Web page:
Tuesday, December 6, 2022
Monday, December 5, 2022
I am seriously late to this fine and disturbing book, published in 2005, just when I was writing under deadline and not reading anything new.
I haven't seen the film, but I'd heard enough to have some idea of what the book was about. It was the Audible edition that I listened to (an excellent narrator) and I can highly recommend it.
Dystopian fiction at its best. Like the scenario I envisioned a few days ago with Universal Auto-Correct, the premise in both cases is bizarre and far-fetched, but the idea at the core invites the reader to look around them for similar situations.
I can't say it better than these paragraphs from a review in The Guardian (full review HERE):
"Perhaps the most sinister aspect of the novel is the way it reflects ourselves back at us. In this world, the cost of a world free from cancer and diseases is, in human terms, catastrophic, but, as one character asks, how can we go back to a world where these diseases cause so much suffering and indignity? In the same way, our trade off for the luxury of development and the necessity of ending poverty seems to be locking us into a cycle of dependency on fossil fuels. Let alone the thought of where our cheap clothes, technology – and the raw materials which build them – come from. I’ve never quite encountered such a well-written fictional account of cognitive bias – the way we modify our beliefs or our behaviour to avert the guilt or discomfort at holding two self-contradictory beliefs in our mind at once – at society’s level. This alone makes this a precious book indeed. The spike in anti-migrant and anti-Muslim hate crime in a post-Brexit Britain, not to mention the rise of Donald Trump in the US or the far right in Europe, has been a salutary reminder of the need to always avoid ‘othering’ human beings; this book is full of such compassion for humanity it must surely be a worthy antidote. The idea of letting the technological or medical genie out of the bottle without considering the full moral, social and environmental implications is as relevant and haunting today as it has ever been."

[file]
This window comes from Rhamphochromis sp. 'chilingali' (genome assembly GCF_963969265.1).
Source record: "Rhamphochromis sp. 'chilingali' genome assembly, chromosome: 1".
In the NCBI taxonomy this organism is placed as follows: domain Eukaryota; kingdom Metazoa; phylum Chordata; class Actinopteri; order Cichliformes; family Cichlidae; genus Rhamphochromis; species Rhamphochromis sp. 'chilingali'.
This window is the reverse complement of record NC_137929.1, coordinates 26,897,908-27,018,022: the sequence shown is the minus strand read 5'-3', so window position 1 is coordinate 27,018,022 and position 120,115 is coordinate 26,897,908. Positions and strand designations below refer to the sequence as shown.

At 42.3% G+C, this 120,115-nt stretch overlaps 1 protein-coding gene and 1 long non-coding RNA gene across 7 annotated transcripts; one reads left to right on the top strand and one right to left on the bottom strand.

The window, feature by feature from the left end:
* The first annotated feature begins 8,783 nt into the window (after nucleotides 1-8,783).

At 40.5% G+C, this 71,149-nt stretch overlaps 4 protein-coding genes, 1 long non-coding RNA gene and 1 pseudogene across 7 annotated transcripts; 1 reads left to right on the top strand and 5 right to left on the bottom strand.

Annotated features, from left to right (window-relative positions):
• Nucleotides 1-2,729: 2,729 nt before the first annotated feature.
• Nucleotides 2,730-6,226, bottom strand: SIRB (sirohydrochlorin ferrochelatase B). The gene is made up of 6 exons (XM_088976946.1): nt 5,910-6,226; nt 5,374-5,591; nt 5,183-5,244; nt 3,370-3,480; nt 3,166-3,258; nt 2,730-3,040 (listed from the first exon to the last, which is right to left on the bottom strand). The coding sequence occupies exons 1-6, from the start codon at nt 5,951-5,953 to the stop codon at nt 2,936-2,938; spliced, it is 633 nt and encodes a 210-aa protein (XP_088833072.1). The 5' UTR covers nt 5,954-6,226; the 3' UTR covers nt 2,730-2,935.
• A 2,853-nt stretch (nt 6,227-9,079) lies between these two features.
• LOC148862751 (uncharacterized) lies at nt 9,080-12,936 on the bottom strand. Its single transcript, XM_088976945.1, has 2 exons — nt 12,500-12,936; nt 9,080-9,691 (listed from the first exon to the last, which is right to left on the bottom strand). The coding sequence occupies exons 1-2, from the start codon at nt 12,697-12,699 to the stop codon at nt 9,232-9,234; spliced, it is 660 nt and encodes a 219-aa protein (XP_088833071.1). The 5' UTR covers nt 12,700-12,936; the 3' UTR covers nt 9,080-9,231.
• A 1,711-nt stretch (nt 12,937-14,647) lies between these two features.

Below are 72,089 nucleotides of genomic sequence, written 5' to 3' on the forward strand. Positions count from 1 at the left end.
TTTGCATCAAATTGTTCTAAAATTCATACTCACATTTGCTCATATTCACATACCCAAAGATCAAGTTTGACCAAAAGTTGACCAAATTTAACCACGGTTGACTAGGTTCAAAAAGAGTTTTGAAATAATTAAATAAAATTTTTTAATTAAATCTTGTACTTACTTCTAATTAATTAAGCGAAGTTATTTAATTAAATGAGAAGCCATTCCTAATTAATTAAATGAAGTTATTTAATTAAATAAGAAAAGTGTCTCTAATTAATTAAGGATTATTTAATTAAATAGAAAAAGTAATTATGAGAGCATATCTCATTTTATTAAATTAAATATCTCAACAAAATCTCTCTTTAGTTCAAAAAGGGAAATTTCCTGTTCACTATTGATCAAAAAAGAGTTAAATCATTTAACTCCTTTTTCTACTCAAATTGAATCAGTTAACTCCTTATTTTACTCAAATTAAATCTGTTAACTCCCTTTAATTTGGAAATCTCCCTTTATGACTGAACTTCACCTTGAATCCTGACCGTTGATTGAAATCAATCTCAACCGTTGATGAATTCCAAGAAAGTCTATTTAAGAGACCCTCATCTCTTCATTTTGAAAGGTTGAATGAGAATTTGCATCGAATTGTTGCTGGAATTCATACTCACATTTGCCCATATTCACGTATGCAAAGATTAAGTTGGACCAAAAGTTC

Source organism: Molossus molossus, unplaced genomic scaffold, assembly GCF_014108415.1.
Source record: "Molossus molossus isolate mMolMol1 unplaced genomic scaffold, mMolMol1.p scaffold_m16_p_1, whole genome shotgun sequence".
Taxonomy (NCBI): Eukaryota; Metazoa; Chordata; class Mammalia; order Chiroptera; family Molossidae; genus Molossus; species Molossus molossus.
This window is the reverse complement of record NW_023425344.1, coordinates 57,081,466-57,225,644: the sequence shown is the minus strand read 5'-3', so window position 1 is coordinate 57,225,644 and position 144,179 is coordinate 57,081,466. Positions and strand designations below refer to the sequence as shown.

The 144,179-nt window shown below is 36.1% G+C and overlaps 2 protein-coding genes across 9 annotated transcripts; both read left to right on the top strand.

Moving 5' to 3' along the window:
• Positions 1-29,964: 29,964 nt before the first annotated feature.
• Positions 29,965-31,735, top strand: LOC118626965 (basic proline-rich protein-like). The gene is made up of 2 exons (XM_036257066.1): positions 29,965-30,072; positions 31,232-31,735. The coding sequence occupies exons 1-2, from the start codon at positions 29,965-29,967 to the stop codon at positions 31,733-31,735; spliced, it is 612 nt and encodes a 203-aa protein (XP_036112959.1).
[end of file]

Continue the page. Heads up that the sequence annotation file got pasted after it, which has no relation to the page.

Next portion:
Sunday, December 4, 2022
And the lights! Yesterday was so dark and gloomy that the lights were a wonderful addition. Slowly we are inching toward full Christmas glory--John plans to get a tree on Saturday and Justin, Claui, and Josie will help us decorate it on Sunday.
Saturday, December 3, 2022
Once the entire populace had been chipped, installing UAC (Universal AutoCorrect) was possible. Of course, there were fierce debates—the utility of social lying (Oh, no, it’s delicious--I’m just not very hungry or Of course you look good in yoga pants) as a lubricant for interactions was so obvious—but the damage done by the larger lies (I was working late; I never saw that man before; they invaded us; I won the election; what climate change?) was impossible to overlook.
It was so simple. If one spoke an untruth--whether knowingly or from ignorance, the chip would override the original statement and the speaker would hear themself saying, "No, that's wrong. Actually . . ." and going on to correct the statement.
Quis ipsos custodies custodiet? you ask. The custodians were carefully programed bots—of course, it was humans who did the programming, to begin with, but once the parameters of Truth had been laid down, the bots were perfectly capable of amazing feats of extrapolation.
As a safety measure, a quarterly review was instituted—on the ninth day of January, April, July, and October, UAC would be disabled for 24 hours, during which time a re-assessment of its reliability and its social utility would be performed. For the first years, this review was carried out by social scientists, religious leaders, and politicians, but when a series of particularly horrendous accidents removed a number of the review panelists, the few that remained withdrew, leaving the work of assessment to the bots.